Santa Barbara County officials say a light storm system expected to pass over the area this week does not warrant evacuations in recent burn areas.
Just last week, officials announced new evacuation protocols in the event of significant rainfall, and mudslides are on the minds of many who live in recent burn areas.
Last summer, the Alamo Fire left a large 30,000-acre burn scar just east of Santa Maria in Tepusquet Canyon.
While Montecito's deadly mudslide in January made headlines, the Tepusquet Canyon area had its own mud and debris flows.
Property owners in the canyon are aware the threat always looms but say they are ready and self-sufficient.
"Most of the mudflows that we had were significant enough to destroy the low-lying land but pretty much everybody in the canyon was ready for them," said Bobby Acquistapace, Tepusquet Canyon resident. "We'd seen the weather reports, we know we had just dealt with the Alamo Fire, we all expected there to be mudflows and so everybody had gone into town the day before, got an extra gallon of milk and had just prepared to stay the night or stay the week and not be able to make it to work on Monday."
"Trees had hit those pipes and washed everything out. We had an oak tree show up, uprooted that wasn't ours," said one Tepusquet resident, describing the mudslide.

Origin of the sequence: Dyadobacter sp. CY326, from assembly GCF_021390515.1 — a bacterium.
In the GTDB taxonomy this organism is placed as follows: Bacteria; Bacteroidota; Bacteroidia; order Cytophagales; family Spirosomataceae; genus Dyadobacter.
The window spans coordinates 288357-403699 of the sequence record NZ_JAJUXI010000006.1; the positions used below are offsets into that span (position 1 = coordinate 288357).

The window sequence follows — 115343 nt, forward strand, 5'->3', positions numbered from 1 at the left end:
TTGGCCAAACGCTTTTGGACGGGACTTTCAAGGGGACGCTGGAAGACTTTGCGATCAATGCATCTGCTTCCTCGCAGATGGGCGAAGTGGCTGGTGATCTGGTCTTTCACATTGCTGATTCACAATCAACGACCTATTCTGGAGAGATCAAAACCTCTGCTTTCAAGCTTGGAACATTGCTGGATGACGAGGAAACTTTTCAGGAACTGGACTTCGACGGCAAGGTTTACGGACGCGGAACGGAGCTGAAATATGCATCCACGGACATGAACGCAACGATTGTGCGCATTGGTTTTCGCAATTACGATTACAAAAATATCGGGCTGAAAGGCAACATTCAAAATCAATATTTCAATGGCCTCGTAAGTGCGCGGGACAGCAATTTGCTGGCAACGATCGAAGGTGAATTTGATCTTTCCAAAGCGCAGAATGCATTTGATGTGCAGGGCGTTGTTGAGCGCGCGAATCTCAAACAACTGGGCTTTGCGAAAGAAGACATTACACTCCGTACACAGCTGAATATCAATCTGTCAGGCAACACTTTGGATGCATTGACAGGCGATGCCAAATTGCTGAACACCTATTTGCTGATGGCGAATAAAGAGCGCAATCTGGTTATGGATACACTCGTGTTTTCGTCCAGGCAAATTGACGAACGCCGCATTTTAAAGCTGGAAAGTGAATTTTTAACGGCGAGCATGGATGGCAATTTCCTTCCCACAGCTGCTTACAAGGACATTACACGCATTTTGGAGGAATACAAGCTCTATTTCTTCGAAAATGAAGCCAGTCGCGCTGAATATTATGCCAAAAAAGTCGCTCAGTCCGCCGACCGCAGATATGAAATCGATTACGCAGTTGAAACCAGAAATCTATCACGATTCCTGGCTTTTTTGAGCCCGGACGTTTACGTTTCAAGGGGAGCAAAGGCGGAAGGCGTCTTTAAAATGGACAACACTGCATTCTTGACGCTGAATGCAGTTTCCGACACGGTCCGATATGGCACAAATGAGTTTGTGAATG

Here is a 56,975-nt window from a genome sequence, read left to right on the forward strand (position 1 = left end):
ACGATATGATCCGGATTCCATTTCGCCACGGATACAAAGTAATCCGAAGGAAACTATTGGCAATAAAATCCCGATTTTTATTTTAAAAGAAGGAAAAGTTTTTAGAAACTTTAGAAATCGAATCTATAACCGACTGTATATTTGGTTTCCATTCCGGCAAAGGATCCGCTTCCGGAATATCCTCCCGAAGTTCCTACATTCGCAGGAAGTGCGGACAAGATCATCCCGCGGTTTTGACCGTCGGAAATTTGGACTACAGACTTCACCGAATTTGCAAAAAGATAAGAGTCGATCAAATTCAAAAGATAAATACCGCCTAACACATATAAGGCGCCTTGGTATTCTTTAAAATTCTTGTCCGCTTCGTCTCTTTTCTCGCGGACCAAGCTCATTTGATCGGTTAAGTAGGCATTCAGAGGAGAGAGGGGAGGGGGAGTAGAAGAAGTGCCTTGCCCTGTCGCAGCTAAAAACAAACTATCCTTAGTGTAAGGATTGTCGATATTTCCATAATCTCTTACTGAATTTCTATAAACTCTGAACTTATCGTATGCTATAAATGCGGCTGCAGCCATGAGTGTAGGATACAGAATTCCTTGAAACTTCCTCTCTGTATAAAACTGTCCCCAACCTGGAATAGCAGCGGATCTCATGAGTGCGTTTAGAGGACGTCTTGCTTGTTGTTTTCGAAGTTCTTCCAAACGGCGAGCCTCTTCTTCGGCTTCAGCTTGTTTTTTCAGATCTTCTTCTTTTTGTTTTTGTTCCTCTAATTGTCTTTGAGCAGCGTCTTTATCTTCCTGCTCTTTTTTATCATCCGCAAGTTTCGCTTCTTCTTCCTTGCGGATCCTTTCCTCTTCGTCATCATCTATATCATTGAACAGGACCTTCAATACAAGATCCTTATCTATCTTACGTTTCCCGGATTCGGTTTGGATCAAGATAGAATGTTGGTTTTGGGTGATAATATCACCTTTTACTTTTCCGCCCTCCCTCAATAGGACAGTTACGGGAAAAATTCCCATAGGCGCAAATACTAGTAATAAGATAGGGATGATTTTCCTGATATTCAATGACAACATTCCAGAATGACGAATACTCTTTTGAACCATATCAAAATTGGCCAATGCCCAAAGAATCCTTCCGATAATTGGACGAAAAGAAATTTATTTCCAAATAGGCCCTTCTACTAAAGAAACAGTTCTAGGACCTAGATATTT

All of the fires that burned in the last two years have created the potential for mudflows. That includes the Sherpa, Alamo, Rey, Whittier, and Thomas fires.
"All of those fires have the potential for debris flows," said Kevin Cooper, Burned Area Emergency Response Team Investigator. "The steepest country that burned hottest has the worst potential for them."
"We're concerned but we have a plan," Acquistapace said. "We all know that there is going to be mudslides or other natural disasters and we all expect to be able to help ourselves, and if that's not possible, we will call our neighbors first."
"Alamo Fire in (Tepusquet Canyon) had lighter fuels burn. In general, we don't see as much of a risk there," said Cooper. "But there are risks for Twitchell Reservoir, roads, and anyone who lives along the canyons and river bottoms need to be very careful."
Officials stress that mud and debris flows can happen in any burn scar.
"Unfortunately, it's going to take a lot of patience because if it didn't happen last time, that doesn't mean it won't happen this time," Cooper said.
In the meantime, it's important that these burn areas receive light rains in order for vegetation to grow back and secure the hillsides. Los Padres National Forest investigators say that's really the only long-term solution to burn area recovery and they are tracking new vegetation growth within the scars.
"It's good news because we need some rain to get some vegetation growing on those hill slopes," Cooper said.
County officials stress that everyone needs to have an evacuation plan when and if those heavy rains do come.
They are urging all residents to register to receive emergency alerts through the countywide Aware and Prepare system.
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